TERRA INCOGNITA: Iran’s ‘Handmaid’s Tale’ and #MeToo ethnocentrism

A regime that polices a woman’s hair is not a legitimate regime.

WOMEN DRESSED as handmaids from ‘The Handmaid’s Tale’ demonstrate in the US. (photo credit: REUTERS)
WOMEN DRESSED as handmaids from ‘The Handmaid’s Tale’ demonstrate in the US.
(photo credit: REUTERS)
What happens when showing your hair is revolutionary act? Nothing. Outside Iran, at least, there has been a collective shrug about the dozens of Iranian women who have been protesting the chauvinist theocracy by showing their hair. Twenty- nine women have been arrested for exercising their basic human rights to freedom of thought, conscience and religion by simply showing their hair.
Iran’s regime is a real-life version of the television series The Handmaid’s Tale. Written by Margaret Atwood in 1985, the original book envisioned a future theocratic republic in the United States where people would be segregated and women forced to wear clothing that distinguished their role in the society. Women’s bodies are politicized and controlled by men, who run a militarized country. Secret police watch everything and run clandestine brothels for the elites, while women wander about in their red burkas, devoted to household work.
Oddly, Bruce Miller, the executive producer of the 2017 show, claimed that the society portrayed is based on “a perverse reading of the Old Testament.” It’s been compared to New England’s Puritans and regimes like Cambodia’s Khmer Rouge, but no one seems to dare compare it to what it actually resembles: Iran. Iran’s regime is the Handmaid’s Tale, not in some obscure, dark fantasy novel or a TV show, but in the daily life 40 million Iranian women are subjected to.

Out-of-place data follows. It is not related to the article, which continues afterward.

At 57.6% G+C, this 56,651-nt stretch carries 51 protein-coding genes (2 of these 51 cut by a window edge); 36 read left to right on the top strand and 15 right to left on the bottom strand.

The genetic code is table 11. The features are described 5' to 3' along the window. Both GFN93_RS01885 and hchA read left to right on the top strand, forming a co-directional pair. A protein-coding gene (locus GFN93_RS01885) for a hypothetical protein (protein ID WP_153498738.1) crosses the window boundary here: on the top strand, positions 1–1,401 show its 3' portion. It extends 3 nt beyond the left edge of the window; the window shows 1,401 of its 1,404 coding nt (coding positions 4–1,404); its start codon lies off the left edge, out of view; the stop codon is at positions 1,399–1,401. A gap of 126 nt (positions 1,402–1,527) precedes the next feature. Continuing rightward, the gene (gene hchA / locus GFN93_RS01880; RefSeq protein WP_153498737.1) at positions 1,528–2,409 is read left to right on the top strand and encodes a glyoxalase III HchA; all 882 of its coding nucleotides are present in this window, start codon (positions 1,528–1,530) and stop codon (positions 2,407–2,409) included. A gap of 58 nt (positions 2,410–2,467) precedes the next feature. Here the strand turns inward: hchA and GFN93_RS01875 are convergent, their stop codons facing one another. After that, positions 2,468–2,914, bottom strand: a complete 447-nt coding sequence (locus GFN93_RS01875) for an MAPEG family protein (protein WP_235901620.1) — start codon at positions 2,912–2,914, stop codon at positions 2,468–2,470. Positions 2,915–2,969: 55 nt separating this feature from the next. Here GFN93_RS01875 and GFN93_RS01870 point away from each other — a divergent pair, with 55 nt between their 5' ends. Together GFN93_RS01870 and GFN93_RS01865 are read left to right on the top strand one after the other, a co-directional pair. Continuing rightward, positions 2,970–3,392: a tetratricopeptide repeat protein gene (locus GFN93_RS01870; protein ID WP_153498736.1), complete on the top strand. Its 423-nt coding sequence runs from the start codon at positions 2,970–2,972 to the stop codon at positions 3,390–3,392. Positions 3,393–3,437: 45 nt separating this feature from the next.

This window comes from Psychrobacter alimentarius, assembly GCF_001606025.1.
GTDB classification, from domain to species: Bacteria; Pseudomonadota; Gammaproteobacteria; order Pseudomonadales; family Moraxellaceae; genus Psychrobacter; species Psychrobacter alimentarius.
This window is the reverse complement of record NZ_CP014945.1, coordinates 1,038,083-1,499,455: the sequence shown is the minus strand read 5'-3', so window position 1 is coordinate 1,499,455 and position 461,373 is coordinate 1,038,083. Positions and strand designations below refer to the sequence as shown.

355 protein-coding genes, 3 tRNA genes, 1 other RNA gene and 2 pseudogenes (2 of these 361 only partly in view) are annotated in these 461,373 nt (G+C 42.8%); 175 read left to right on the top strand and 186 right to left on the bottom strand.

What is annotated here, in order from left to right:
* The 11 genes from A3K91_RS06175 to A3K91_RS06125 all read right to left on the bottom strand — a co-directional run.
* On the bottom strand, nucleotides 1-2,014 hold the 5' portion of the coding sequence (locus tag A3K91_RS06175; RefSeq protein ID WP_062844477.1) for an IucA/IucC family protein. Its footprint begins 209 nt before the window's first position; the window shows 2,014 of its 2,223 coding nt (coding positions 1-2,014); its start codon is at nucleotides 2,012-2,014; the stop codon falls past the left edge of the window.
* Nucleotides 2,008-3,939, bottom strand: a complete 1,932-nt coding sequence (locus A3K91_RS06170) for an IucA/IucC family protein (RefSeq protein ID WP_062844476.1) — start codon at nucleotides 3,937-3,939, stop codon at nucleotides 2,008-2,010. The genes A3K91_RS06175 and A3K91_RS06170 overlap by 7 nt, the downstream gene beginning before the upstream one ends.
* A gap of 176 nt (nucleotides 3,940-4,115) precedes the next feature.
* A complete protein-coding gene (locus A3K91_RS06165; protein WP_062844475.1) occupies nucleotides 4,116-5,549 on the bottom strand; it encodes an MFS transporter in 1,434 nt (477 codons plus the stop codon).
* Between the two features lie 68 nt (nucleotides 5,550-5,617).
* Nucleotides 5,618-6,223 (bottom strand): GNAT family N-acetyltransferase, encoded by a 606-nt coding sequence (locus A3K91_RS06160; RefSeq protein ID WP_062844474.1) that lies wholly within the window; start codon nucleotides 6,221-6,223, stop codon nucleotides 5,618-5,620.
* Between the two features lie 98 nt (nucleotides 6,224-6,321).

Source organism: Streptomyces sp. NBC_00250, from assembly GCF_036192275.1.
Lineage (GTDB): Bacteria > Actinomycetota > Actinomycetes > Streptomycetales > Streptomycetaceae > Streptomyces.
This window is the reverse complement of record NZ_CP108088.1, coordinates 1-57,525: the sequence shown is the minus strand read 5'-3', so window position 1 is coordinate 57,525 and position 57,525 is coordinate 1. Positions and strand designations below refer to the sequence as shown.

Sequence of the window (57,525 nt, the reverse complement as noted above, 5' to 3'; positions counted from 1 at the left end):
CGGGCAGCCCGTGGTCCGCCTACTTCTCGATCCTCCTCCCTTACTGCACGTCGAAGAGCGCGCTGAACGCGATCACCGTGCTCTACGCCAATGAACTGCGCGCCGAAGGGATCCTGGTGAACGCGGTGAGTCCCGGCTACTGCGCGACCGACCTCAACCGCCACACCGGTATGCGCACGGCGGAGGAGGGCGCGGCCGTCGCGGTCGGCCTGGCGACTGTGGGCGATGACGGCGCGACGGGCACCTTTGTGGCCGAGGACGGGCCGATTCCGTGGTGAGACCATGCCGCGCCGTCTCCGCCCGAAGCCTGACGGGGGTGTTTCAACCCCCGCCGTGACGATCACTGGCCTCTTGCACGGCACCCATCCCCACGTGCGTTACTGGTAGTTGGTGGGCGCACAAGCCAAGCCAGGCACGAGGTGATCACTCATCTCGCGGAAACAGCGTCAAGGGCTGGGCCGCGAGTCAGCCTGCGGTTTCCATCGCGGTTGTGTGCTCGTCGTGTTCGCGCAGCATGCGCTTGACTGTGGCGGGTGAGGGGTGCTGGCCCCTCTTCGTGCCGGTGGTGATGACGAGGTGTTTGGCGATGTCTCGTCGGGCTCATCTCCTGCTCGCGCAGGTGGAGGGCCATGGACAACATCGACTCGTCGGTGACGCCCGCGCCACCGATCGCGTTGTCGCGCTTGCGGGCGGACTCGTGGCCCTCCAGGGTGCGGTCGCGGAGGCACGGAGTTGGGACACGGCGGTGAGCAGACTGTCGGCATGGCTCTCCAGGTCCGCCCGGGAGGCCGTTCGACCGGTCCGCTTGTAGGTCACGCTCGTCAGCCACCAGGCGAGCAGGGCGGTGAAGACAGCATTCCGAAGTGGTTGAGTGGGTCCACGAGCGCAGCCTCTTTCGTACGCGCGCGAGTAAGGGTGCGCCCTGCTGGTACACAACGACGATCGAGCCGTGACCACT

However, Iranian women have resisted this state-imposed “toxic masculinity” for almost 40 years. Forty years in the cages imposed by men guided by religious fanaticism.
Since the recent wave of protests broke out in December women have been standing up and taking off their state-imposed hijabs. Just to show their hair is an act of revolution. Even women who are genuinely religious, not because the state has imposed it but because they are believers, have stood in solidarity with women who want the most basic right to decide whether or not to cover their hair. What to wear. This is a choice men have, of course, under the fascist regime in Tehran.
Oddly, Iran’s regime has long earned support from the West. The support takes several forms. First of all there is the quiet acceptance of the regime. Second there are the business deals Western governments rush to sign with Tehran. Third are the visits by giddy female Western politicians who smile and pat their hearts in obedience as they bow to the ayatollahs. When a raft of Swedish female politicians went to Tehran in 2017 they came cloaked in the “modest” attire the regime demands, clasped their hearts and smiled at the mansplaining fanatics. No sense of shame.